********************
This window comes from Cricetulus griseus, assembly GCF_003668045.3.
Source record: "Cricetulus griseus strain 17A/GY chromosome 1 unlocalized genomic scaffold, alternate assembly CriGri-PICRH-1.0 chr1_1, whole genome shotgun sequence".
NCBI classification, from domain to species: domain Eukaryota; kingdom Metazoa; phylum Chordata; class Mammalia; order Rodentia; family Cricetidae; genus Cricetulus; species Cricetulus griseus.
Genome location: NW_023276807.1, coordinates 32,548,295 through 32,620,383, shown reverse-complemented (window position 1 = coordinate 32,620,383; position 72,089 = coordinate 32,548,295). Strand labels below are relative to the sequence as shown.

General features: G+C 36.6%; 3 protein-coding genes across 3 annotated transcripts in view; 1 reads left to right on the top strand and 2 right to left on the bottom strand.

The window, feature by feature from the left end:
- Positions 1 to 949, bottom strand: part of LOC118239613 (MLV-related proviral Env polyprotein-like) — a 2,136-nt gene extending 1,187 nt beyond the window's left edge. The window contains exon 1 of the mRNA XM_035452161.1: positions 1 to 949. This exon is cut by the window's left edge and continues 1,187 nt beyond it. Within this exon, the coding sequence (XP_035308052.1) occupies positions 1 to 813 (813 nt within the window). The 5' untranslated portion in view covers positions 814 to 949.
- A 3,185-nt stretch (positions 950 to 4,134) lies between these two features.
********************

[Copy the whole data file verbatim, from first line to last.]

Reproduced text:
This window comes from Cricetulus griseus, assembly GCF_003668045.3.
Source record: "Cricetulus griseus strain 17A/GY chromosome 1 unlocalized genomic scaffold, alternate assembly CriGri-PICRH-1.0 chr1_1, whole genome shotgun sequence".
NCBI classification, from domain to species: domain Eukaryota; kingdom Metazoa; phylum Chordata; class Mammalia; order Rodentia; family Cricetidae; genus Cricetulus; species Cricetulus griseus.
Genome location: NW_023276807.1, coordinates 32,548,295 through 32,620,383, shown reverse-complemented (window position 1 = coordinate 32,620,383; position 72,089 = coordinate 32,548,295). Strand labels below are relative to the sequence as shown.

General features: G+C 36.6%; 3 protein-coding genes across 3 annotated transcripts in view; 1 reads left to right on the top strand and 2 right to left on the bottom strand.

The window, feature by feature from the left end:
- Positions 1 to 949, bottom strand: part of LOC118239613 (MLV-related proviral Env polyprotein-like) — a 2,136-nt gene extending 1,187 nt beyond the window's left edge. The window contains exon 1 of the mRNA XM_035452161.1: positions 1 to 949. This exon is cut by the window's left edge and continues 1,187 nt beyond it. Within this exon, the coding sequence (XP_035308052.1) occupies positions 1 to 813 (813 nt within the window). The 5' untranslated portion in view covers positions 814 to 949.
- A 3,185-nt stretch (positions 950 to 4,134) lies between these two features.